This book - full of practical guidance and tips, case studies and examples, and written by longstanding and experienced CESSDA members - helps to develop the skills of researchers and data professionals to produce high quality data that are well described, curated, re-usable and as openly accessible as possible. By describing the sometimes complex facets of data management in an easy and clear way, especially with regards the ethical and legal aspects of sharing and reusing social science data, this book helps to set researchers on a path to more open science.

Ron Dekker
Director of the Consortium of European Social Science Data Archives (CESSDA)

The book covers several concerns that are essential for research data management. I already prepared two talks on the topic, one for a broader audience of BSc and high-school students and another for an audience of software engineering researchers. The book has helped me to identify several tasks in data management that are useful for creating and sharing research artifacts. Many of them have been used to design a guideline set for research artifacts in a subarea of software engineering ( This book is an excellent resource for educating students and researchers on how to create sustainable research artifacts.

Dr Diego Damasceno
Curriculum, Radboud University Nijmegen
November 4, 2022

Excellent text for supporting students through the research process.

Mrs Sian Pitson
Swansea Business School (Swansea), University of Wales, Trinity St David
December 8, 2020

Well written and comprehensive. Nevertheless, the topic is not really in the focus of this course. Therefore added to the reading list

Dr Werner Pitsch
Inst. for Sport Sciences, University of the Saarland
August 19, 2020

Louise Corti

Louise Corti is an Associate Director at the UK Data Archive and is Service Director of Collections Development and Data Publishing, overseeing the acquisition and ingest of high quality data of interest to social scientists. Her research activities are focused around standards and technologies for reviewing, curating and presenting digital social science data, particularly using open source infrastructures and tools. She has led research awards and regularly publishes, edits and advises internationally on a wide range of issues relating to the archiving, sharing and reuse of data. In the 90s, Louise helped establish Qualidata, the world... More About Author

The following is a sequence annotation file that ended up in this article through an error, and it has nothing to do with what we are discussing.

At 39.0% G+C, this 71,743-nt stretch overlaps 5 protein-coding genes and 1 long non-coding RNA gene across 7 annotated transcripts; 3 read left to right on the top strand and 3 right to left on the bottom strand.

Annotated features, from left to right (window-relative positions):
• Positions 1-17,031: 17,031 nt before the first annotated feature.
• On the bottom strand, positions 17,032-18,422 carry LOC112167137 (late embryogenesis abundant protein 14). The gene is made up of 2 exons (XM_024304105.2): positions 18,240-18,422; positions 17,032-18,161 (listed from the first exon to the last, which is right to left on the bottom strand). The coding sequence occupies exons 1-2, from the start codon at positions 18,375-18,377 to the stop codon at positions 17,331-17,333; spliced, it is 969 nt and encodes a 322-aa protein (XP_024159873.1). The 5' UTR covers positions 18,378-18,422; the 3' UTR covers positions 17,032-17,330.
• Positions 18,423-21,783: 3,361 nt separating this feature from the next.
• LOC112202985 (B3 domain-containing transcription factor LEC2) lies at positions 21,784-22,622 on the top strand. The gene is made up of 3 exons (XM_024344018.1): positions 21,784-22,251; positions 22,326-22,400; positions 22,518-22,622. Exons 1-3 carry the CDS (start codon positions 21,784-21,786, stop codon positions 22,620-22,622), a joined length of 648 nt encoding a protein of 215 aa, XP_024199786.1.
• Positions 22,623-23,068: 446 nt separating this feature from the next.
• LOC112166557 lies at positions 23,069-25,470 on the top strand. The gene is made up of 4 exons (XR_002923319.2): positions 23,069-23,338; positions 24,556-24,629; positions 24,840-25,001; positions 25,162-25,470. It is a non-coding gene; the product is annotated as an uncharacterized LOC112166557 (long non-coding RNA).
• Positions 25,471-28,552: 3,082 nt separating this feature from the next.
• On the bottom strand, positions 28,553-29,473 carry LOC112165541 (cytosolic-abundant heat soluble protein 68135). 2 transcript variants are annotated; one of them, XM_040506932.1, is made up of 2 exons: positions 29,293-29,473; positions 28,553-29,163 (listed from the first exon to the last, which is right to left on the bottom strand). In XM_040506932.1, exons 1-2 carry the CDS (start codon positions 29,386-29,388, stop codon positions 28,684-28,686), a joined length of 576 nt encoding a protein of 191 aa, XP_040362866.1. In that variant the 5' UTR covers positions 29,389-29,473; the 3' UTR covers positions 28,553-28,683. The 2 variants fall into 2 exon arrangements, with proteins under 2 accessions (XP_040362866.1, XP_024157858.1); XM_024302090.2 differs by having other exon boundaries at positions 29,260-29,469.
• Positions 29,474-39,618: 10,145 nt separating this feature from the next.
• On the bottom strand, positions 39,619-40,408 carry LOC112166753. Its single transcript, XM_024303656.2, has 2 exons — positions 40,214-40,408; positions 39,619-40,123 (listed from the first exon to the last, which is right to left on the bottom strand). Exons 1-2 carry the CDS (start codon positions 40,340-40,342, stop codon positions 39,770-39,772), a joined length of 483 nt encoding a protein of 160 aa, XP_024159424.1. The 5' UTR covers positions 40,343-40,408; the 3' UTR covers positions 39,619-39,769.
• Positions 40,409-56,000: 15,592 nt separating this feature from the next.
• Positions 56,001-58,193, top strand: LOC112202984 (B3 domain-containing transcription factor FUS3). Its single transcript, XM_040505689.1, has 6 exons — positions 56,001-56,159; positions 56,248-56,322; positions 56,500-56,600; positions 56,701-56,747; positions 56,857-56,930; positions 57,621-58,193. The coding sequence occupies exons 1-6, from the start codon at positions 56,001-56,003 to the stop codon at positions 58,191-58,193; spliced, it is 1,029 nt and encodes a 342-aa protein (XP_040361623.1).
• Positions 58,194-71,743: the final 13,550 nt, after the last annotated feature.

Veerle Van den Eynden

Veerle Van den Eynden manages the Research Data Management team for the UK Data Service. This team provides expertise, guidance and training on data management and data sharing to researchers, to promote good data practices and optimise data sharing. She combines this with a position as Research Data Manager for the Global Challenges project Drugs and (Dis)order at the School of Oriental and African Studies. Veerle has many years of experience researching interactions between people, plants and the environment, using a combination of social and natural science methods, and has experienced first-hand the benefits that data sharing brings to... More About Author

Libby Bishop

Libby Bishop is the Coordinator for International Data Infrastructures in the Data Archive at GESIS-Leibniz Institute for Social Sciences. She manages connections between GESIS and international data infrastructures, such as the Consortium of European Social Science Data Archives (CESSDA). She is leading a task in the Social Sciences and Humanities Open Science Cloud (SSHOC) project on remote access to sensitive data. She publishes on the methodological and ethical issues of sharing and reusing data. More About Author

Matthew Woollard

Matthew Woollard is Director of the UK Data Archive and the UK Data Service. He has practical and theoretical experience in all aspects of data service infrastructure, providing leadership in data curation, archiving and preservation activities. From 2002–2006 he was the Head of the History Data Service and from 2006–2010 an Associate Director and Head of Digital Preservation and Systems at the UK Data Archive. He currently provides leadership and strategic direction of the both the UK Data Archive and the ESRC-funded UK Data Service. More About Author